Last week, the Josiah Macy Jr. Foundation released important recommendations generated at a foundation-hosted meeting of thought leaders in January 2013 in Atlanta, Ga. Recognizing a growing gap, the group examined how educational reform, specifically interprofessional education (IPE), might occur in step with the rapidly transforming health care delivery system. This critical link is what the National Center for Interprofessional Practice and Education calls the Nexus.
The national center, led by the University of Minnesota as part of a cooperative agreement funded by the Health Resources and Services Administration, contributes to the transformation of health care by identifying ways to improve health, enhance patient care and control costs by integrating interprofessional practice and education. By rigorously aligning the needs and interests of health professions education with practice, the center aims to create a transformational Nexus to incubate ideas, define the field, and guide program development and research.
IPE’s End Goal
These days, I hear comments that we need to make certain that we are not doing IPE for IPE’s sake—in other words, what is the end goal of all of the effort? The Macy report clearly frames the issues and answers this question: IPE is and must be about transformation to provide a better health care delivery system that achieves real outcomes in practice. Like the national center’s concept of the Nexus, the recommendations are rooted in a commitment to the Institute for Healthcare Improvement’s Triple Aim of improving the experience of care, improving the health of populations and reducing per capita costs of health care.
We are beginning to build the foundation for the national center, and the recommendations developed during that extraordinary January meeting are core to our work.
Making the Connection
For three days, I had the good fortune to engage with national leaders in health professions education and health care delivery in the extraordinary discussions about how to “connect great learning and great practice”.
For me, during the meeting, a breakthrough moment came when one group suggested that the linkage of IPE and collaborative practice needs the tagline: “all participants learn, all teach, all care, and all collaborate.” In other words, patients, families, communities, education, training and life-long professional development are all connected by sustaining an environment of mutual respect. That theme is truly carried throughout the participants’ five recommendations for transforming patient care by fully aligning the redesign of education and practice.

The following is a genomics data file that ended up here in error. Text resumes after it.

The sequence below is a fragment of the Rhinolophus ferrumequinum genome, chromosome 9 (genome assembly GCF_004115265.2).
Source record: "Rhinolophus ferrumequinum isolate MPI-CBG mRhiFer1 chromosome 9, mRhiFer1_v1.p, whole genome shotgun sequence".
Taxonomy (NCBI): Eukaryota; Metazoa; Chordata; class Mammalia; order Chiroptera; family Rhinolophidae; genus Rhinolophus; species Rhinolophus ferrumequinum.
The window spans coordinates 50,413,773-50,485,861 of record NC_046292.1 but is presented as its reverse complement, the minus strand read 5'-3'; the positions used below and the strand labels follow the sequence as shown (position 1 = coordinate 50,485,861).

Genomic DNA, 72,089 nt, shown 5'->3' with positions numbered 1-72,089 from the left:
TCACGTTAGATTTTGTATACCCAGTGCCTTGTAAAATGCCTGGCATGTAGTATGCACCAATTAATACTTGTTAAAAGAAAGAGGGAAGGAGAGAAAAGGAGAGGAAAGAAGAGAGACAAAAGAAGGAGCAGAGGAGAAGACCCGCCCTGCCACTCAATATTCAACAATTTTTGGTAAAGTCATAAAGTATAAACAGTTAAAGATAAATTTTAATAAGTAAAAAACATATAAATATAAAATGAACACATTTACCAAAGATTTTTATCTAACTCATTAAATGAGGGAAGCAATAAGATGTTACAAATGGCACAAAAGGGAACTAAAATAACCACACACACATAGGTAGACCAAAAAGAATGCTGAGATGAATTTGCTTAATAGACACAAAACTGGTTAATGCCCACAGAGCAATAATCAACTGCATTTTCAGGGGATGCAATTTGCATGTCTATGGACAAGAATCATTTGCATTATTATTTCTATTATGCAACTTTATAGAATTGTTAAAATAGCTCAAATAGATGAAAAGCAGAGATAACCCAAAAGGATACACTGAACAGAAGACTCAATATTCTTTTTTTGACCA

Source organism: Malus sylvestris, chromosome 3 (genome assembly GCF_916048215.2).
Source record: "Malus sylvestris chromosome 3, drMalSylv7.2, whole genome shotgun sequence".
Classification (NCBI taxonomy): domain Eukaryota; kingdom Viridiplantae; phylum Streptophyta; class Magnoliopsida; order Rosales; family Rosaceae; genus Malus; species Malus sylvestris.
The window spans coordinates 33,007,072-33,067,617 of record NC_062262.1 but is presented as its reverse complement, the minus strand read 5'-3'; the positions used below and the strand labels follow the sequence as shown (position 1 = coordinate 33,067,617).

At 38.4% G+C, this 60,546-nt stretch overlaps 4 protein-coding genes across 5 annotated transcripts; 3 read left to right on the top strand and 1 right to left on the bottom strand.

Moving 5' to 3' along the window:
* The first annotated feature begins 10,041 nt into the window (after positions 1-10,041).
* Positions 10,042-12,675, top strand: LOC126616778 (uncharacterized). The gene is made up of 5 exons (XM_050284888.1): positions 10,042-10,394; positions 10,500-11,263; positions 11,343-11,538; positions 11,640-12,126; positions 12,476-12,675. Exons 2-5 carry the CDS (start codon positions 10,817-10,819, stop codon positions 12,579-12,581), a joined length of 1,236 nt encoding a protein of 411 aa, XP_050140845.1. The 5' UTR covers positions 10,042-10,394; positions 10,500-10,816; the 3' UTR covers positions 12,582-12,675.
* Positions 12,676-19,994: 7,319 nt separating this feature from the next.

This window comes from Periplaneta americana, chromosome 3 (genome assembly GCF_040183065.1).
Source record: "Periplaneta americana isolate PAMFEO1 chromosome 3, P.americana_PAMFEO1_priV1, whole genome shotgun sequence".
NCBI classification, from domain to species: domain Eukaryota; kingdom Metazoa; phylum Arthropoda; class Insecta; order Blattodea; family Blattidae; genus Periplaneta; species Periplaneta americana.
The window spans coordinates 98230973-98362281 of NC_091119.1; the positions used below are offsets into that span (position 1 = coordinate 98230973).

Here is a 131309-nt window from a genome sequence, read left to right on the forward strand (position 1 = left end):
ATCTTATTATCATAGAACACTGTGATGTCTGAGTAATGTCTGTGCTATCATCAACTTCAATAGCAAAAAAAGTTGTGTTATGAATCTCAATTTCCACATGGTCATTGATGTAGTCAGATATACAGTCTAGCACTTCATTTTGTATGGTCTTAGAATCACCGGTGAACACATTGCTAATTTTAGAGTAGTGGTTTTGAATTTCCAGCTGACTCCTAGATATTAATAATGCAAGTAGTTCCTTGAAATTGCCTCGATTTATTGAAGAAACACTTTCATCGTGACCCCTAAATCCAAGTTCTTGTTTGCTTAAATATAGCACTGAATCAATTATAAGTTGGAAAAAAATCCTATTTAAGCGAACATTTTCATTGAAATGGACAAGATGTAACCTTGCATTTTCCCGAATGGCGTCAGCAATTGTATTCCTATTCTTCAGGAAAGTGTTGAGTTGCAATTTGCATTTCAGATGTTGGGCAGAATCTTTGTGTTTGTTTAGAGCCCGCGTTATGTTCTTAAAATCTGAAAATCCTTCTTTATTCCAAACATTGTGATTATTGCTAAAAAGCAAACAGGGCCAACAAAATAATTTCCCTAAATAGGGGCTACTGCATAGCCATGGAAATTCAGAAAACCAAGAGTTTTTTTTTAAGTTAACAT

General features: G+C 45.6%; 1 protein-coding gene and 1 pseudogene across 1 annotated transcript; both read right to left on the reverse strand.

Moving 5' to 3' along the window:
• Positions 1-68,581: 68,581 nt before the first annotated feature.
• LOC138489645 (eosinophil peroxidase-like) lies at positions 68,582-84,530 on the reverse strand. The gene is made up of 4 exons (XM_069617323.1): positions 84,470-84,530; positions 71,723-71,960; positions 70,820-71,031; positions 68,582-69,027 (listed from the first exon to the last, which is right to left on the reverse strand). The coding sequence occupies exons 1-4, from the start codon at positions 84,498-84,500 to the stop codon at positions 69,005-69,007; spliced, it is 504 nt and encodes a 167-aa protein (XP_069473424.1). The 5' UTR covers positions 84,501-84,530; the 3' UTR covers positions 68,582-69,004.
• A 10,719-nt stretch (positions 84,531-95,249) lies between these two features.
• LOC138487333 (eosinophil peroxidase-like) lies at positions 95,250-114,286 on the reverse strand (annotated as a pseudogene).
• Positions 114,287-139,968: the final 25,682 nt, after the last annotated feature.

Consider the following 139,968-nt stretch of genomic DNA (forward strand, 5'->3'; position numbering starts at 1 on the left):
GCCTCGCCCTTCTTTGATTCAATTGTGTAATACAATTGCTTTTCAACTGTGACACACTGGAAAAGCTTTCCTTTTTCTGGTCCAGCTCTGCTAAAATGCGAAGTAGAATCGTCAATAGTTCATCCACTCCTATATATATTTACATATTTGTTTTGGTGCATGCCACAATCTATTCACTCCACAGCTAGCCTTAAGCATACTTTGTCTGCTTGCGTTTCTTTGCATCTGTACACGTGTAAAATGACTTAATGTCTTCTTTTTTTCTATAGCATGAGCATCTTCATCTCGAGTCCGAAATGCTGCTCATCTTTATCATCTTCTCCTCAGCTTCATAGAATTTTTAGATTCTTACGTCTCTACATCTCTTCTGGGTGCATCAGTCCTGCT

The report also acknowledges the enormous cultural change that must occur to bring the Nexus to life and, ultimately, create a high-functioning health care system “with empowered patients and engaged teams of practitioners and learners.”
These recommendations underscore the urgency of our work in the national center and reinforce the potential impact of the Nexus on achieving the Triple Aim. The health care system has entered a period of unprecedented and absolutely necessary change. We must prepare our students and practitioners to work as effective teams, accountable for the health of both patients and their communities. Our work is reaching a critical point, and leaders in education and health care alike recognize the growing evidence that we must transform now, and we must transform together.
This is an exciting time, indeed. If you are interested in continuing this important conversation with the national center, I encourage you to sign up for our mailing list and share your thoughts on our blog. We are building a nationwide community of leaders, learners, and practitioners to drive sustainable change in health and health care delivery. Join us.